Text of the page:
4. Eating Grass

Dogs are omnivores and this means they like vegetation along with their meat. It is considered normal when taken in moderation, but if your dog binges on grass it might be a sign of an upset stomach. A dog eating grass is normal.

5. Drinking From Toilet

A dog drinking from the toilet is normal, as the water might taste much fresher than stagnant water, as it gets changed with every flush.

Dogs can act crazy, but these behaviors are well within the normal range for dogs.

April 17, 2012

A Cat Health Problems Journal – Appreciating Life Indoors

Filed under: Cat Behavior — Tags: — 1st Pet Naturals @ 10:19 pm

cat personalities Sometimes I imagine how it would be to be a dog for one day. Not that I envy that silly drooling roommate of mine, not at all. It’s just that I might feel some sympathy for him this way. I just don’t understand him, and I can’t understand how different we are.

I mean, we’re both four-legged, we both were born the same way and we’re sharing the same destiny: being pets. Our similarities end here. He’d be lost without humans; he wouldn’t be able to hunt his own food but he’d have to beg for it, and let’s not begin to what it would do to his soul! He’d just die of sorrow. What a needy guy!

Not me. It’s not that I don’t appreciate what humans do for me. And of course I enjoy being petted whenever I’m in the mood. But fortunately, I’ve got many abilities that would allow me to survive if for some reason I end up being on my own, like hunting my food, escape when being chased, and apparently, I have 9 lives (does this count as ability? I’m not sure).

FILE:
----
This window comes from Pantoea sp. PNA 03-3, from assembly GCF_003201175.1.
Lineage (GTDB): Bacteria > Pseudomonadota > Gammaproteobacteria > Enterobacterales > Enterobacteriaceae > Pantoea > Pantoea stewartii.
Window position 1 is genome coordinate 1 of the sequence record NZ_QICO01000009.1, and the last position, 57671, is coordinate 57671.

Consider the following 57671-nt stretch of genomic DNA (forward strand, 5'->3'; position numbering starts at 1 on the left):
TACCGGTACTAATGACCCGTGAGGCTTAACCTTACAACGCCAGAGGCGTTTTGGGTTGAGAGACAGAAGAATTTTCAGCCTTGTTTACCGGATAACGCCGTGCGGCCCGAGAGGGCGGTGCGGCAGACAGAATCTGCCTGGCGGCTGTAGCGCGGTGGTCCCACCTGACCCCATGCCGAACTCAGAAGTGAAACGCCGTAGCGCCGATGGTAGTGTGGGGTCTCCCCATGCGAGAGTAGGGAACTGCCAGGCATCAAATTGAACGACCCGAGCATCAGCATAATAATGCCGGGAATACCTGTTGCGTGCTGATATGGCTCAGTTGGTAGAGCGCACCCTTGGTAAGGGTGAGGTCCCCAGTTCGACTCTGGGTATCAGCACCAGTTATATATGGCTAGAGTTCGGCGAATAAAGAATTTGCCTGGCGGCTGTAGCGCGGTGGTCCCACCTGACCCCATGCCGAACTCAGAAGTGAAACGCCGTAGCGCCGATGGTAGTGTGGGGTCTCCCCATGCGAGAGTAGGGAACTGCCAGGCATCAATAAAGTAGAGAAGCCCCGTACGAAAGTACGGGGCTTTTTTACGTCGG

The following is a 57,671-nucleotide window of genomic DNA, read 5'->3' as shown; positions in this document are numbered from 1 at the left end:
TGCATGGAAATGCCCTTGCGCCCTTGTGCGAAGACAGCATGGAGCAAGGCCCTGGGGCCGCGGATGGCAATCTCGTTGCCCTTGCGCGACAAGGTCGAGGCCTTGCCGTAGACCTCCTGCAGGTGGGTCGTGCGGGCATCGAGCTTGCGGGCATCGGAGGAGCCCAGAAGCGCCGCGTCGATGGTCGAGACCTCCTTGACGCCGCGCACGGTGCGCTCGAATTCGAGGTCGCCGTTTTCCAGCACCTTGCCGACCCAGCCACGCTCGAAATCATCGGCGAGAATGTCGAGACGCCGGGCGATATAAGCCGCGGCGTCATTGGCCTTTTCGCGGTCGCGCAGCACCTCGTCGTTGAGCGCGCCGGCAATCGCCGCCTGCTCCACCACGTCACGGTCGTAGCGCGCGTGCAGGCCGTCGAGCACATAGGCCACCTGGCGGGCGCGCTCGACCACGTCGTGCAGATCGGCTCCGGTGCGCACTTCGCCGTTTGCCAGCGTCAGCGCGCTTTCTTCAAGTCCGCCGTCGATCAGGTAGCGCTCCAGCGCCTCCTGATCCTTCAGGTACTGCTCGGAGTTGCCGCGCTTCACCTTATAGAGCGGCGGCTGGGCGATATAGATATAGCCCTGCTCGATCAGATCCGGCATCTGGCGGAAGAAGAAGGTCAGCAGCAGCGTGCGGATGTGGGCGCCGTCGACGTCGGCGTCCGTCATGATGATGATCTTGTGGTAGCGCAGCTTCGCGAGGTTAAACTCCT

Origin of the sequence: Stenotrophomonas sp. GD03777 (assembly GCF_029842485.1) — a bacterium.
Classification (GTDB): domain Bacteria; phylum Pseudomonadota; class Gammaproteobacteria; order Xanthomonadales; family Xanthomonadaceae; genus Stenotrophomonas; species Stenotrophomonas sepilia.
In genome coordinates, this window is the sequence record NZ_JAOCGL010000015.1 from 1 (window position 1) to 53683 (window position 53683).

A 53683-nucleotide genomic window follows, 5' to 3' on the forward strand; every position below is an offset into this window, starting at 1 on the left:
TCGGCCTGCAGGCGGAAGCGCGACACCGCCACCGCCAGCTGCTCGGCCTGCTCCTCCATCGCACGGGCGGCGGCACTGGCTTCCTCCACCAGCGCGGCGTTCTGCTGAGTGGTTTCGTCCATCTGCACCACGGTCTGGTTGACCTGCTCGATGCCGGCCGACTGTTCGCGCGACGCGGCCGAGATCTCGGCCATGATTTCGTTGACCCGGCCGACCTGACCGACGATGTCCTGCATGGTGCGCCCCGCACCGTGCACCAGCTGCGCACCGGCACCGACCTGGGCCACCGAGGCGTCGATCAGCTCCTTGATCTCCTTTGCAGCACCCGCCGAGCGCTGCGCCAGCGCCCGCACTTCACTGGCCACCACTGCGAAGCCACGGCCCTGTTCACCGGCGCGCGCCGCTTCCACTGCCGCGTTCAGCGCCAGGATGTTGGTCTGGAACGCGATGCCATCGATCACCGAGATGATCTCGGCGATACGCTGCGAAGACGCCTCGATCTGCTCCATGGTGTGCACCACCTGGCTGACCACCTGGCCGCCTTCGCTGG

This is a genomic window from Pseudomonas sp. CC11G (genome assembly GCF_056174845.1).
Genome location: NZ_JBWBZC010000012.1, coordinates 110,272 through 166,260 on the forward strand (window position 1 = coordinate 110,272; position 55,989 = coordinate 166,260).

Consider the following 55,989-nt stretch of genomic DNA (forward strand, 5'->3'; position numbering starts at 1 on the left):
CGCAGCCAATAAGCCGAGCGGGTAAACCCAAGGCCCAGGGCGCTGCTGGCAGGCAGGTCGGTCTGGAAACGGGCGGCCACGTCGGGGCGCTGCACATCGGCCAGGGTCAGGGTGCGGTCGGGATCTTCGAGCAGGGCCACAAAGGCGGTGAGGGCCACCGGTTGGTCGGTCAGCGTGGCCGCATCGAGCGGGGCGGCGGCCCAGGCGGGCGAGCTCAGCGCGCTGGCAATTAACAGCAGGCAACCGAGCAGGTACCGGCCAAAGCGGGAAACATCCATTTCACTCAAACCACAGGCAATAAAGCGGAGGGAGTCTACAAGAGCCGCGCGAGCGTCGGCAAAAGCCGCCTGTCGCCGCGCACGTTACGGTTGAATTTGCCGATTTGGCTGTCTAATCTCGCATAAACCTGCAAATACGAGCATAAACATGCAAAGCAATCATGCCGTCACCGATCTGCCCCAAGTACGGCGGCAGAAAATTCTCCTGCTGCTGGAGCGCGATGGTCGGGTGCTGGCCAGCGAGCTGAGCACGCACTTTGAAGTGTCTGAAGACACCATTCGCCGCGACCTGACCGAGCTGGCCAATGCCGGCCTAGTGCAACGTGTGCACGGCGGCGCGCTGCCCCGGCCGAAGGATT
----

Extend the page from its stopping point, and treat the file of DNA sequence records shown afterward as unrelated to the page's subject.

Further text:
There’s probably one benefit I get as a pet that I wouldn’t have if I were wandering around: good cat health. And this is worth to stay in. I’ve been told really crazy stories from life outdoors. I have this visitor every other month, who tells me how different (and exciting) an outdoors cat lives.
We talk to each other through my meshed window, so don’t think I’ll ever be able to follow him and check if all of it is true; he’s told me some nice experiences from the field. I think that at this point he has used four out of his nine lives, but he doesn’t seem to care.

outdoors catAnyway, he’s mentioned how sad it is to see a friend dying after developing bad health conditions that might have started as cat colds and ended as really bad infections (I’ve heard that respiratory infections in cats must be treated by professionals). What’s worst, if one of the gang gets sick, it will be most likely that the rest will get infected, so sometimes they leave the poor sick friend on his own. That must be really scary, being left to die alone.
There’s also other risk of wandering outdoors: humans. What my friend told me was a little difficult to believe because all humans I know are kind with me. But he says that a stray cat should always be careful with what he eats for this might be poisoned. Apparently, not all humans like animals, especially cats. I couldn’t believe my pointy ears.

I hope my friend gets lucky and someday a charitable soul picks him out of streets. In the meantime, I’m not planning on going anywhere. I’ve decided to keep my thoughts to myself, maybe write them down on a notebook and then forget about it. Whenever I start wondering about becoming an adventurer I try to remember those stories.

That’s why I’m grateful in some way when my owners take me to the vet, although, is not a pleasant trip. Especially when both my roommate and I go together, his yells are unbelievable. After all, is no fun to have all your entire body examined and touched by a complete stranger…but it is worse for my dog friend; I certainly wouldn’t like to be him.

At the end, I have some special tricks, as Gary Smith said once “Everything I know I learned from my cat: When you’re hungry, eat. When you’re tired, nap in the sunbeam. When you go to the vet, pee on your owner.”